• Babe Ruth called Lloyd the best baseball player ever
  • Elected to Hall of Fame: 1977

Auction History

Cap Anson

Second Base
  • Series: Pioneer Portraits I: 1850-1874
  • City: Marshalltown
  • Team: Stars (Amateur)
  • League: Independent
  • Hall: National Baseball Hall of Fame

Adrian Constantine Anson (1852-1922) was Mr. Longevity, a big, brawling cyclone of controversy & batsmanship unrivaled in the early days of pro ball. He set hitting standards that only the greatest future players would approach or break. He also, by dint of his ferocious personality, may have been the single greatest force for segregation in baseball until Branch Rickey began to reverse that sad estate.

  • Played a record 27 consecutive years in the NL
  • First batter to 3000 hits, using his powerful arms to create line drives with a short swing
  • Managed the Chicago NL team to five pennants and still holds the Cub franchise records for hits, doubles, runs scored and runs batted in
  • Elected to Hall of Fame: 1939

Auction History

Spot Poles

  • Series: Diamond Heads '15
  • City: New York
  • Team: Lincoln Giants
  • League: Independent

Spottswood Poles (1889-1962) was ranked by renowned athlete and singer Paul Robeson as one of the four most talented black athletes of the first half of the 20th century, along with Jesse Owens, Joe Louis and Jack Johnson. Fast company for a fleet-footed outfielder who was once timed in a sub-ten-second 100 yard dash. Spot was raised in Harrisburg, PA and came up with the sports clubs for colored kids. His talent led him to debut with Sol White's Philadelphia Giants in 1909. He was a hit. And could he hit: averaging well over .400 for four seasons. He followed his mentor to New York's Lincoln Giants and remained with various NY clubs until returning to Philly and Ed Bolden's Hilldale Club. Some highlights of his time with the Lincolns included defeating Rube Foster's powerhouse Chicago American Giants and proving his mettle against all competition, including getting three straight hits off Grover Cleveland Alexander in one of the exhibition games played against major league teams. Spot enlisted with the 369th Infantry Regiment, dubbed by their German foes the Hellfighter Regiment for their implacable defense (never giving up a trench or a yard of battlefield), and earned five battle stars and a Purple Heart. The 369th was the first African American unit in WWI and was assigned to the French forces who knew them as “The Men of Bronze”. They called themselves the Harlem Hellfighters. After the war, Poles knocked around before settling back with Hilldale.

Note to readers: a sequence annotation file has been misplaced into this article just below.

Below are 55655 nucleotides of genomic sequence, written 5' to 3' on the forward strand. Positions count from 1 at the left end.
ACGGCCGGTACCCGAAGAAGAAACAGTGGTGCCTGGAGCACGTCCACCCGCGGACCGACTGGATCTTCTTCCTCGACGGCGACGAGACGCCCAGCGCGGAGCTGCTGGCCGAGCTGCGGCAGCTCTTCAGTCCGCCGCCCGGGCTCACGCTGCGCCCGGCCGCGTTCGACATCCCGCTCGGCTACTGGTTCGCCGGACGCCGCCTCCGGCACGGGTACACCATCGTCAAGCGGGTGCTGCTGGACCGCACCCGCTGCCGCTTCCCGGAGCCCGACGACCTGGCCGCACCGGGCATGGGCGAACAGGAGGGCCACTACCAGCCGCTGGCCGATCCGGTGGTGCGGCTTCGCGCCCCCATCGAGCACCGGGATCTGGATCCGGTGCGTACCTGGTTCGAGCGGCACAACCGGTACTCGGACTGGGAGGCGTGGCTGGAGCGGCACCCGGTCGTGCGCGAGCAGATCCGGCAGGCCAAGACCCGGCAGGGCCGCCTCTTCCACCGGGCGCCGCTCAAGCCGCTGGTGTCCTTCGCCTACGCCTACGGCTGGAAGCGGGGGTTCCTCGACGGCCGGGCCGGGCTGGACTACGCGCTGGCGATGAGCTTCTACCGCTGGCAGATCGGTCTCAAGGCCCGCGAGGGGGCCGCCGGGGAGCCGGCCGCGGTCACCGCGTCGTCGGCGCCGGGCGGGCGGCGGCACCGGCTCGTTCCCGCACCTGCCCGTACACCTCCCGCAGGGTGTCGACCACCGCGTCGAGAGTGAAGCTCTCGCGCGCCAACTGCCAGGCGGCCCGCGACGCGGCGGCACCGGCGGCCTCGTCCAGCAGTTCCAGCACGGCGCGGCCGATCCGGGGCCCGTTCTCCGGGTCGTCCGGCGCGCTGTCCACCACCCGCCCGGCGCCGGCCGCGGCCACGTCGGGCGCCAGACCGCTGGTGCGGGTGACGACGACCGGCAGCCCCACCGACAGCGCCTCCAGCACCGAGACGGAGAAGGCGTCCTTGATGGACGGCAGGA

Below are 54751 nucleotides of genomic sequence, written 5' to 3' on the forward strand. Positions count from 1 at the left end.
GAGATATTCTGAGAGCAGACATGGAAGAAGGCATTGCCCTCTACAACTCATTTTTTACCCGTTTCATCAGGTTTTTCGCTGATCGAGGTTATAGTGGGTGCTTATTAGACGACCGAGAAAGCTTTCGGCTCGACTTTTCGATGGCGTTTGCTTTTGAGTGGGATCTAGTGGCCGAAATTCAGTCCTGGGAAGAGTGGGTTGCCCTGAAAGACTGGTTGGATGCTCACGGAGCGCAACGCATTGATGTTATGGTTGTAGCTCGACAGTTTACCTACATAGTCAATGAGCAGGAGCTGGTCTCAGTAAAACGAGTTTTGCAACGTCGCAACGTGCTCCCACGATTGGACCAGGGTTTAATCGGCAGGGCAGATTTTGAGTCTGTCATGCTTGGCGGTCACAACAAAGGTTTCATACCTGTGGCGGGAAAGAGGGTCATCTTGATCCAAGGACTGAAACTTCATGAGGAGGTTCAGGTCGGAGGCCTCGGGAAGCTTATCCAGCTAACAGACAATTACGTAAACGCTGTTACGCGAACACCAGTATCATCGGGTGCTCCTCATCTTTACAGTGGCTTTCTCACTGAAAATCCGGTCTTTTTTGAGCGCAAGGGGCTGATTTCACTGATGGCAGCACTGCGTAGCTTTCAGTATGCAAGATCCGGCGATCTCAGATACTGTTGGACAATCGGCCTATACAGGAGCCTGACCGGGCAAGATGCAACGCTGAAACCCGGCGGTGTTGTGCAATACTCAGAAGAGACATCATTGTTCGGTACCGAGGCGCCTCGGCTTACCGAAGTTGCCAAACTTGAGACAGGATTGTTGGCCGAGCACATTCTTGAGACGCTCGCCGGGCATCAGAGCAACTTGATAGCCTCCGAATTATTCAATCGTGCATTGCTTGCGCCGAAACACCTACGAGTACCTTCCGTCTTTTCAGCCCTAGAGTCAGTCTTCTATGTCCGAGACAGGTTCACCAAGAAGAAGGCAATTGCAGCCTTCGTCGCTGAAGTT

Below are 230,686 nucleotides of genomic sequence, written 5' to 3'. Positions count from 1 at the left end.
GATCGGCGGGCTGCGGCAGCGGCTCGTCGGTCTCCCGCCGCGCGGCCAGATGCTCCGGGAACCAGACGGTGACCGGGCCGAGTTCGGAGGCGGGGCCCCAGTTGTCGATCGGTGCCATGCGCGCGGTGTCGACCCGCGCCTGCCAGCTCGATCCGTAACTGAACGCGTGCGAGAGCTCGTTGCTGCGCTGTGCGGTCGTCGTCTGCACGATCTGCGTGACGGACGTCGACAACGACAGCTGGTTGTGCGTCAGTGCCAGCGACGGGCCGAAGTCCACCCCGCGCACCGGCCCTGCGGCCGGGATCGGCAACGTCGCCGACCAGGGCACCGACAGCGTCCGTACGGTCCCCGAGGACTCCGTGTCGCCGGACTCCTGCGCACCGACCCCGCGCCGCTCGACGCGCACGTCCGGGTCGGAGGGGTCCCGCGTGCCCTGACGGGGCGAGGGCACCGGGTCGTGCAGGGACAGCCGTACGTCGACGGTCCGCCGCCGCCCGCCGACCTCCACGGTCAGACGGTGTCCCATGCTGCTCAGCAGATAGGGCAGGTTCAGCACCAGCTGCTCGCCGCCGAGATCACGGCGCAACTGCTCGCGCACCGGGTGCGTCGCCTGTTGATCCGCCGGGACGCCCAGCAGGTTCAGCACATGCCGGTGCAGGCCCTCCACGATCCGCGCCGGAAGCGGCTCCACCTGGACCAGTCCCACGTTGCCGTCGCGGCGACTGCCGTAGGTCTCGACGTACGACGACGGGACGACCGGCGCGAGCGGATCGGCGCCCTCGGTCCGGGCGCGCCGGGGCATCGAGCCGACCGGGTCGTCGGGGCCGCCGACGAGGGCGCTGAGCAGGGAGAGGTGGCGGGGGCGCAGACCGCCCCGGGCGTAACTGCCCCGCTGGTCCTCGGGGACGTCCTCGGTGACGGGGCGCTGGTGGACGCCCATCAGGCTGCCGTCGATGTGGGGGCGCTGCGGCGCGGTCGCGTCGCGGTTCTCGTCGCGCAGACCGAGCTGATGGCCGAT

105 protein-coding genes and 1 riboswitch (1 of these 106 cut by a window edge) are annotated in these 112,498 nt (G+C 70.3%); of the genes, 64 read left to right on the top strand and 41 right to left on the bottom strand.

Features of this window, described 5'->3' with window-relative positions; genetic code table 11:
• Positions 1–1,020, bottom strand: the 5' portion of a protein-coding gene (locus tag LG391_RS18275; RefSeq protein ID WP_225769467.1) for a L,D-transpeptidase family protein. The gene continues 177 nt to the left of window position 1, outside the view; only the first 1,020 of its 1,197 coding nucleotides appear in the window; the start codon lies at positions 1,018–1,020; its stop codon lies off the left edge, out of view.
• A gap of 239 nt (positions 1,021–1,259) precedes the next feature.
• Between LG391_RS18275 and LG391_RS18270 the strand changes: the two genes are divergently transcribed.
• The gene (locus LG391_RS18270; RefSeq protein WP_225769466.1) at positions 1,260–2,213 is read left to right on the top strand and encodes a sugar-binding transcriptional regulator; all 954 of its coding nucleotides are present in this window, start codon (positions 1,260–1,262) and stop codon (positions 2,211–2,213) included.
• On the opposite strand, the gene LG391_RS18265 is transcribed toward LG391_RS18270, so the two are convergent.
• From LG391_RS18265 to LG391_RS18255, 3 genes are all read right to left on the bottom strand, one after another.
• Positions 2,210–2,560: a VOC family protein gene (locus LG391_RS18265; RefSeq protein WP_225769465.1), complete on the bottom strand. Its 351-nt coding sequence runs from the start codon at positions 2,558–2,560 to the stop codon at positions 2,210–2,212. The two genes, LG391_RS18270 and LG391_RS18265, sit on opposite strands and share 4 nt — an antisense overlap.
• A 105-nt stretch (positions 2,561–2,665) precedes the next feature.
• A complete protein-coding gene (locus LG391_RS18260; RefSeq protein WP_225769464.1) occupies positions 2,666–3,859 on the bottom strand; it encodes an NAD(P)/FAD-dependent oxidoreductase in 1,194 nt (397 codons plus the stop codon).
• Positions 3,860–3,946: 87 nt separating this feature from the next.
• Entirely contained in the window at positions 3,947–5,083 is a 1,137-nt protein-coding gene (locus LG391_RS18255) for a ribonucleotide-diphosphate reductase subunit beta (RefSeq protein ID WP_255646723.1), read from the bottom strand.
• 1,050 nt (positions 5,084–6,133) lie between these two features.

• Playing in Cuban and Negro ball, Poles is cited in some sources as averaging over .400 lifetime, a stat not corroborated by Baseball Encyclopedia. Suffice to say, he was one of the best hitters of his or any era
  • John McGraw pegged Spot as one of four black players he'd have put in the majors, with Pop Lloyd, Smokey Joe Williams and Cannonball Dick Redding
  • The decorated war hero is buried in Arlington National Cemetery with his wife Bertha